War of the Rebellion: Serial 102 Page 0765 Chapter LX. CORRESPONDENCE, ETC. - UNION.

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the official acts and letters of army officers. It is impossible under such a system even to arrive at any co-operation or harmonious under-standing between military commanders and officers of the Indian Department on any matters of public business. When there is a difference of opinion on any matter pertaining to Indian affairs between military commanders and Indian agents, for former refers the question to the War Department for a decision. The Indian agent should be compelled to do the same and to keep such official differences, either of act or of opinion, out of the public papers. As I said before, unless the Interior Department enforces the same rules in this respect in reference to its officers that are enforced by the War Department, the Government is brought into disrepute and the public service into confusion and inefficiency.

I trust that this matter will engage you attention. I think we are now reaping the harvest of bad policy and bad management of our Indian affairs. The Indians seem to be hostile and active all over the plains, and keep up these hostilities from day to day in the constant expectation of having a treaty made with them which will exempt them from punishment for what they have already done, and at the same time furnish them with blankets, powder and ball, and such other supplies as they need. This has hitherto been the practice of our Indian Department and the Indians naturally expect from day to day that the same thing will happen now. It has long been a saying of the Sioux Indians along the Platte, that whenever they are poor they have only to go down to the Overland Route and kill a few white men, and there will be a treaty of peace, which will supply all they need. Under such a system we cannot expect peace on the frontier except for short periods. At this time, especially, and doubtless for the future, the pursuance of such a policy is mot unfortunate. The opening of the mining regions in the Territories has attracted such crowds of emigrants that the Indian country is penetrated in every directions; highways are made through it and the game driven off or destroyed. The Indians of the pling rapidly forced into narrower and narrower limits, where they will be less and less able every day to subsist themselves by hunting. Of course they lose no opportunity to rid themselves and their country of these swarms of white people, and as the habitual carelessness and ignorance of danger, or of the proper precautions against it, of emigrants crossing the plains is every day exhibited, the opportunities for attacking and murdering small parties are not wanting to the alert and watchful Indians. Some different system is needed for the future or we are likely to have an Indian war to the end of time, or at least until the Indian is exterminated. I wrote fully to the Government on this subject more than a year since, and the War Department published my letter in the Official Army and Navy Gazette. As I proposed to do away with the present system of making treaties presenting the Indians with goods and money, and paying them annuities of both, and thus to a great extent do away with the complicated machinery of the Indian Bureau, I was of course attacked by all the officers and hangers on of that Bureau in all the public papers of the frontier. You understand all these matters well and are fully acquainted with the frauds and the abuses of the present system. I only hope you will fully represent the matter to Congress for the good of the Indian and for the sake of humanity, as well as for the best interests of the Government.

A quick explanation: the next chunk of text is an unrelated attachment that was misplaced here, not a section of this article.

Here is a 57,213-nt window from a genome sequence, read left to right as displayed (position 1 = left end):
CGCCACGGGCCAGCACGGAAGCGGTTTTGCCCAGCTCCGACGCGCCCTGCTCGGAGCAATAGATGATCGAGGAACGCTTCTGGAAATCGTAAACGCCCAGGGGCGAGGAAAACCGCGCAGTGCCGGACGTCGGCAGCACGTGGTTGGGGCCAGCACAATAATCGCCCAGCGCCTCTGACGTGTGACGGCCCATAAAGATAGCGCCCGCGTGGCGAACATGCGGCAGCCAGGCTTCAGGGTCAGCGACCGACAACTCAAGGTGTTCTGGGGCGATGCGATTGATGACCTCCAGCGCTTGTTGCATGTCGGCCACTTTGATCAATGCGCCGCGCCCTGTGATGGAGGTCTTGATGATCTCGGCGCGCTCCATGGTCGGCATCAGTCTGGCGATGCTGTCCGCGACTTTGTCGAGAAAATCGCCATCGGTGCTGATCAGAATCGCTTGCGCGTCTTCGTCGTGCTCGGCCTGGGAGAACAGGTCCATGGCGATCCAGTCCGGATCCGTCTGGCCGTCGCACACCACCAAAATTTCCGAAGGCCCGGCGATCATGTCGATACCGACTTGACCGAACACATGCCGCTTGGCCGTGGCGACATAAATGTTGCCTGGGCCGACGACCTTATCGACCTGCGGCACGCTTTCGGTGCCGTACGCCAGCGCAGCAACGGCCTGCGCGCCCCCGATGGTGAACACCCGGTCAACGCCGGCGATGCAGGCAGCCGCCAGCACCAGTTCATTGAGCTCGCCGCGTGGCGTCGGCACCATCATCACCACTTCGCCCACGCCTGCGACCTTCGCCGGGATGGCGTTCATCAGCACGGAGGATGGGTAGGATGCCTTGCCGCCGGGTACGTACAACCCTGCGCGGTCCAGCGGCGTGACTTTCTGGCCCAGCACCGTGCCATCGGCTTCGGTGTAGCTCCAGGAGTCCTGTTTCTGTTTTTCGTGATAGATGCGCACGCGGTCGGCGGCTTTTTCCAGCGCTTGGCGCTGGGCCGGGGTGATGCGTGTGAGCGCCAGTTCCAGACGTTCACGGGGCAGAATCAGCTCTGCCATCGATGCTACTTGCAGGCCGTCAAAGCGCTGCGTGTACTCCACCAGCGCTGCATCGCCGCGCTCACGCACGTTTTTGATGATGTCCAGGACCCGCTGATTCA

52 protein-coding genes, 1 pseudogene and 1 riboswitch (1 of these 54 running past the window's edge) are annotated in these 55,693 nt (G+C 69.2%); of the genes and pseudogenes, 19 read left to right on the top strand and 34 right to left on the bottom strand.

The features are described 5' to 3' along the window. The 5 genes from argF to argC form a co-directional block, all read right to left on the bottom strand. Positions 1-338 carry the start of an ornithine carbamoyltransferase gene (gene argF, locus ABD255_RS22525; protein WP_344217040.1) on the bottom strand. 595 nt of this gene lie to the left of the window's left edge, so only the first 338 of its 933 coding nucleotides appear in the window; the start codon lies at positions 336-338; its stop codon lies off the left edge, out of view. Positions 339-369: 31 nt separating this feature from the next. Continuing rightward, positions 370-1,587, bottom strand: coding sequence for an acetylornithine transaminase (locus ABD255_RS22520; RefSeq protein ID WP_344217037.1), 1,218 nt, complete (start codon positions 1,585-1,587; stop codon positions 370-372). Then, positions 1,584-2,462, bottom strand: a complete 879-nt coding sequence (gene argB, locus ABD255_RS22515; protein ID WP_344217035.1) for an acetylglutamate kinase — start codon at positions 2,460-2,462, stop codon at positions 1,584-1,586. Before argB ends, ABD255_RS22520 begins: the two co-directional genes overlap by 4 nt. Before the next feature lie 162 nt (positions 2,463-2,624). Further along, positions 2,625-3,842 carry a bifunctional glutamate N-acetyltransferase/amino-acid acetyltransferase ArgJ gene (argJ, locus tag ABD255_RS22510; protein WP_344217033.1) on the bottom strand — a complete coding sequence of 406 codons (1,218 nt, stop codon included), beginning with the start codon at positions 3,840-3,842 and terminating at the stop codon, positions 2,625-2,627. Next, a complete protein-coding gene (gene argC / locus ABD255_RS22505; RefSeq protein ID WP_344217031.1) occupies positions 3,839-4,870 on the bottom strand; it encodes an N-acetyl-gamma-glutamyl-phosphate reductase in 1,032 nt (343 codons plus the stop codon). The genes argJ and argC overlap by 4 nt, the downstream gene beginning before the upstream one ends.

I am, sir, very respectfully, your obedient servant,


Major-General, Commanding.